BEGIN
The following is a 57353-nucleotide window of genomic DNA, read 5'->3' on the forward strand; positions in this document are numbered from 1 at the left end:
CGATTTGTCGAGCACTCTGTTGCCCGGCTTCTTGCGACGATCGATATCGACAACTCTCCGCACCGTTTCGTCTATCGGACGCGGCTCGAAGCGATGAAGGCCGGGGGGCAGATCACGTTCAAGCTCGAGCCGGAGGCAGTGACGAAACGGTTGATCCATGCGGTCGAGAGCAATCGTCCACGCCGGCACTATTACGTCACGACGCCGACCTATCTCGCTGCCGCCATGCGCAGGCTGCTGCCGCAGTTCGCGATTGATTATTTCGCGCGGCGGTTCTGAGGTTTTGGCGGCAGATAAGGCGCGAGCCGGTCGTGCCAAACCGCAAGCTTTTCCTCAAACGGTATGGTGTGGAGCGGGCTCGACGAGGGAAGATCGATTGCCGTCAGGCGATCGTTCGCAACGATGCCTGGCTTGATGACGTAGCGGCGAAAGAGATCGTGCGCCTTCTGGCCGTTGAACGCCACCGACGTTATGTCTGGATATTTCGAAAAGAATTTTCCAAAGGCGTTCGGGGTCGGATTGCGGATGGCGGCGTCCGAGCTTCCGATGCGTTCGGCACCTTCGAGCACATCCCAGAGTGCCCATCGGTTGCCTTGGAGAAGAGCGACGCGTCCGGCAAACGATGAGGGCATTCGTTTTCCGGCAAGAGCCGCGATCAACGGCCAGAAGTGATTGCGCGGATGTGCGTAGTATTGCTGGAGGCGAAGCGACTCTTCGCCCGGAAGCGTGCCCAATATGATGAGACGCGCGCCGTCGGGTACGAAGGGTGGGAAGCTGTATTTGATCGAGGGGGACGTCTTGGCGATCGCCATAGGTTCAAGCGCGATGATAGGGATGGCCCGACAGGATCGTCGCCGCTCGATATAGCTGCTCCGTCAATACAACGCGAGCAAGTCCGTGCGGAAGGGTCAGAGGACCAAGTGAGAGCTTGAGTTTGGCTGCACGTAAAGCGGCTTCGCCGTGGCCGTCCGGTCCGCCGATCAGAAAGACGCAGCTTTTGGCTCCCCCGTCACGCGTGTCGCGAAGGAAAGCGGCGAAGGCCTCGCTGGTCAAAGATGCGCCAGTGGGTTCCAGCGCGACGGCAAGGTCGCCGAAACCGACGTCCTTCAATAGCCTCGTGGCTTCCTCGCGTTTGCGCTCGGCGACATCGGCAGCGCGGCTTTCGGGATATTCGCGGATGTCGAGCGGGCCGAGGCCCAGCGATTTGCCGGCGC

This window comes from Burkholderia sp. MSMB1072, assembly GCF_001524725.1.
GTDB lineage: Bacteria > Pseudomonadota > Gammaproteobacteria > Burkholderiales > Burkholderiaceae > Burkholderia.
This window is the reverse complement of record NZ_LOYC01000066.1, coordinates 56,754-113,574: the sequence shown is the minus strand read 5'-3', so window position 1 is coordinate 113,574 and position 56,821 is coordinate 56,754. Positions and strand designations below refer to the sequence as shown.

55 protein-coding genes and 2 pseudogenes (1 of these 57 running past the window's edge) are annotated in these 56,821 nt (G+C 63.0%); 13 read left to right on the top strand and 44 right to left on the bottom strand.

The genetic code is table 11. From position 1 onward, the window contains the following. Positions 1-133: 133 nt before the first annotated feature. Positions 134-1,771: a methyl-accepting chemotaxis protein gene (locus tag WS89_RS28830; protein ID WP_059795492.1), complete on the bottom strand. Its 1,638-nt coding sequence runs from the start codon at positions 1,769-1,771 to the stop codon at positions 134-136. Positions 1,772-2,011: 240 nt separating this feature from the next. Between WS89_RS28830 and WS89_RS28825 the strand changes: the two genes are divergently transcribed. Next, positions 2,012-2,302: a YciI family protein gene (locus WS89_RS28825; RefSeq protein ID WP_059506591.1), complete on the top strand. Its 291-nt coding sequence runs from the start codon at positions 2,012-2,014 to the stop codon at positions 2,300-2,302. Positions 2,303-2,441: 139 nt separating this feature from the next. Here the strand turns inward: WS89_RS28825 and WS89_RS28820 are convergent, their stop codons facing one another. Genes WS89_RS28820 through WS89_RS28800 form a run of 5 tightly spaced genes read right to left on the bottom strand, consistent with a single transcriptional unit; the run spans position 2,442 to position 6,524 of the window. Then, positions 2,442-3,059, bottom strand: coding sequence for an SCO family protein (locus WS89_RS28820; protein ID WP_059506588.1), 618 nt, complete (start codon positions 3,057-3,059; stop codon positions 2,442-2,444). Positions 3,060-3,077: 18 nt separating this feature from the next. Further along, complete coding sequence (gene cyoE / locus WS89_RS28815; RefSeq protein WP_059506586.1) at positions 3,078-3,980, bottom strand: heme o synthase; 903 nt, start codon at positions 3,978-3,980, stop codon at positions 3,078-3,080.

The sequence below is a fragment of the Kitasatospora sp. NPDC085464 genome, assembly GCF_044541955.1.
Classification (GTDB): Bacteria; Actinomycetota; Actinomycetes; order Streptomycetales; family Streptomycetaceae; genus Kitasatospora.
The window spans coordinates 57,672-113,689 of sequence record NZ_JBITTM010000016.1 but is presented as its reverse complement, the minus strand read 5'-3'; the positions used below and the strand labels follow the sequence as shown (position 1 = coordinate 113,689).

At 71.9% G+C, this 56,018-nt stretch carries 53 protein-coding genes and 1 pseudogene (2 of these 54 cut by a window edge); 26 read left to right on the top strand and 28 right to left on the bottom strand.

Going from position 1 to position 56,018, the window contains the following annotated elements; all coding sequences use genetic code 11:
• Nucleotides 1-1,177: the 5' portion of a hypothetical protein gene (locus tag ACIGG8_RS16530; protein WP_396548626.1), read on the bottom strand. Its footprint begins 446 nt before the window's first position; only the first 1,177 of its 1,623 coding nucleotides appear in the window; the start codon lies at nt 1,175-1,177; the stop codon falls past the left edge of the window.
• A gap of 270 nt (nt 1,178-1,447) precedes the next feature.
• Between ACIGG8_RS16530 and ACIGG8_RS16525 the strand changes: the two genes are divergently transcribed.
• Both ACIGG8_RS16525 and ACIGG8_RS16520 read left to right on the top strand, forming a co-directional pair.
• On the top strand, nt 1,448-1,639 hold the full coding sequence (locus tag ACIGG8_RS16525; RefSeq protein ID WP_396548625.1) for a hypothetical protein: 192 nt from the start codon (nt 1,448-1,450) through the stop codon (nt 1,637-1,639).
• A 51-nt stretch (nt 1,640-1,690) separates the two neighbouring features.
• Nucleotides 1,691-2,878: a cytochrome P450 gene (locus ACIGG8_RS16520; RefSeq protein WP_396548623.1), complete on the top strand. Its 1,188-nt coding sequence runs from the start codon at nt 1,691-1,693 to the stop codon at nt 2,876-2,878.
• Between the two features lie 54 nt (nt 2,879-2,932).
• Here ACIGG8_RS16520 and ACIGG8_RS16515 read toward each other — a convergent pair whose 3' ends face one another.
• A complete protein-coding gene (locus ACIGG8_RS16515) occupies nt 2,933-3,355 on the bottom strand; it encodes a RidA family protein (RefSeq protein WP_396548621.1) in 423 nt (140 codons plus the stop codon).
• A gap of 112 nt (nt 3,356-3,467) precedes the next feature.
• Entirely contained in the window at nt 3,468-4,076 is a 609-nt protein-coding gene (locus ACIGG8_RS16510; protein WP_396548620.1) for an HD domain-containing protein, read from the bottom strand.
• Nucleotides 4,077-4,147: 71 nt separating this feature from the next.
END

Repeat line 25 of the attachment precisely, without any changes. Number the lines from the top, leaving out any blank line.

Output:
• Nucleotides 4,077-4,147: 71 nt separating this feature from the next.